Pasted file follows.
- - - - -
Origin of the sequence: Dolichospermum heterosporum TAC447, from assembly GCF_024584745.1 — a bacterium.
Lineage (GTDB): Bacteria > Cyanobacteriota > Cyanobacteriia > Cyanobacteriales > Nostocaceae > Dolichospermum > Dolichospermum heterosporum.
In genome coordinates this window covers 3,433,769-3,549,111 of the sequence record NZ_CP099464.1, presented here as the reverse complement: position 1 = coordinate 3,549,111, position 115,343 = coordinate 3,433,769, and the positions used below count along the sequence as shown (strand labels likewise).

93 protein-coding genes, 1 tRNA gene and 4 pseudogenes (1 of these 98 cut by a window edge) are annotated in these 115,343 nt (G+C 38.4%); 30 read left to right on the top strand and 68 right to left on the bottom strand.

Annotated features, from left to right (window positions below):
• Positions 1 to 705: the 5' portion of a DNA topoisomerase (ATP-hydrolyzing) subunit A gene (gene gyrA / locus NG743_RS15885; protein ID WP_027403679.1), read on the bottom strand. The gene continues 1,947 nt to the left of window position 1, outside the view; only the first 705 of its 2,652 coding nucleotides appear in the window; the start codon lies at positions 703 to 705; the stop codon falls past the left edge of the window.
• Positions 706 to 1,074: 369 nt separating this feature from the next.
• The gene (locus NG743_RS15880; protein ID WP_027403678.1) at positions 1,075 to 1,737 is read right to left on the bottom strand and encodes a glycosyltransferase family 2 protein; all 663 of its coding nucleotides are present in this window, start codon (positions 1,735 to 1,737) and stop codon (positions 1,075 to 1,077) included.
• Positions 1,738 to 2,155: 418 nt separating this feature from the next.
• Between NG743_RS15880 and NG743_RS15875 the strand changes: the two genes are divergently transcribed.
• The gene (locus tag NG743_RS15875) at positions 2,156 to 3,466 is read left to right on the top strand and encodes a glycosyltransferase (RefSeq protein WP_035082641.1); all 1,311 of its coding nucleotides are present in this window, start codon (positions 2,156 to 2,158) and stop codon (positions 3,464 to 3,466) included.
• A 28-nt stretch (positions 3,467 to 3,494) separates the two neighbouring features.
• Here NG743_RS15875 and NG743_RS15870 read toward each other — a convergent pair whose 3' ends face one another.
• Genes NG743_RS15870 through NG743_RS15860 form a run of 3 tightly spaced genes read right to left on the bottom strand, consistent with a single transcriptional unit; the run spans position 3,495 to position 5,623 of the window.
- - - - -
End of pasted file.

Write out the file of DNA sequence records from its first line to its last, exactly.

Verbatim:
Origin of the sequence: Dolichospermum heterosporum TAC447, from assembly GCF_024584745.1 — a bacterium.
Lineage (GTDB): Bacteria > Cyanobacteriota > Cyanobacteriia > Cyanobacteriales > Nostocaceae > Dolichospermum > Dolichospermum heterosporum.
In genome coordinates this window covers 3,433,769-3,549,111 of the sequence record NZ_CP099464.1, presented here as the reverse complement: position 1 = coordinate 3,549,111, position 115,343 = coordinate 3,433,769, and the positions used below count along the sequence as shown (strand labels likewise).

93 protein-coding genes, 1 tRNA gene and 4 pseudogenes (1 of these 98 cut by a window edge) are annotated in these 115,343 nt (G+C 38.4%); 30 read left to right on the top strand and 68 right to left on the bottom strand.

Annotated features, from left to right (window positions below):
• Positions 1 to 705: the 5' portion of a DNA topoisomerase (ATP-hydrolyzing) subunit A gene (gene gyrA / locus NG743_RS15885; protein ID WP_027403679.1), read on the bottom strand. The gene continues 1,947 nt to the left of window position 1, outside the view; only the first 705 of its 2,652 coding nucleotides appear in the window; the start codon lies at positions 703 to 705; the stop codon falls past the left edge of the window.
• Positions 706 to 1,074: 369 nt separating this feature from the next.
• The gene (locus NG743_RS15880; protein ID WP_027403678.1) at positions 1,075 to 1,737 is read right to left on the bottom strand and encodes a glycosyltransferase family 2 protein; all 663 of its coding nucleotides are present in this window, start codon (positions 1,735 to 1,737) and stop codon (positions 1,075 to 1,077) included.
• Positions 1,738 to 2,155: 418 nt separating this feature from the next.
• Between NG743_RS15880 and NG743_RS15875 the strand changes: the two genes are divergently transcribed.
• The gene (locus tag NG743_RS15875) at positions 2,156 to 3,466 is read left to right on the top strand and encodes a glycosyltransferase (RefSeq protein WP_035082641.1); all 1,311 of its coding nucleotides are present in this window, start codon (positions 2,156 to 2,158) and stop codon (positions 3,464 to 3,466) included.
• A 28-nt stretch (positions 3,467 to 3,494) separates the two neighbouring features.
• Here NG743_RS15875 and NG743_RS15870 read toward each other — a convergent pair whose 3' ends face one another.
• Genes NG743_RS15870 through NG743_RS15860 form a run of 3 tightly spaced genes read right to left on the bottom strand, consistent with a single transcriptional unit; the run spans position 3,495 to position 5,623 of the window.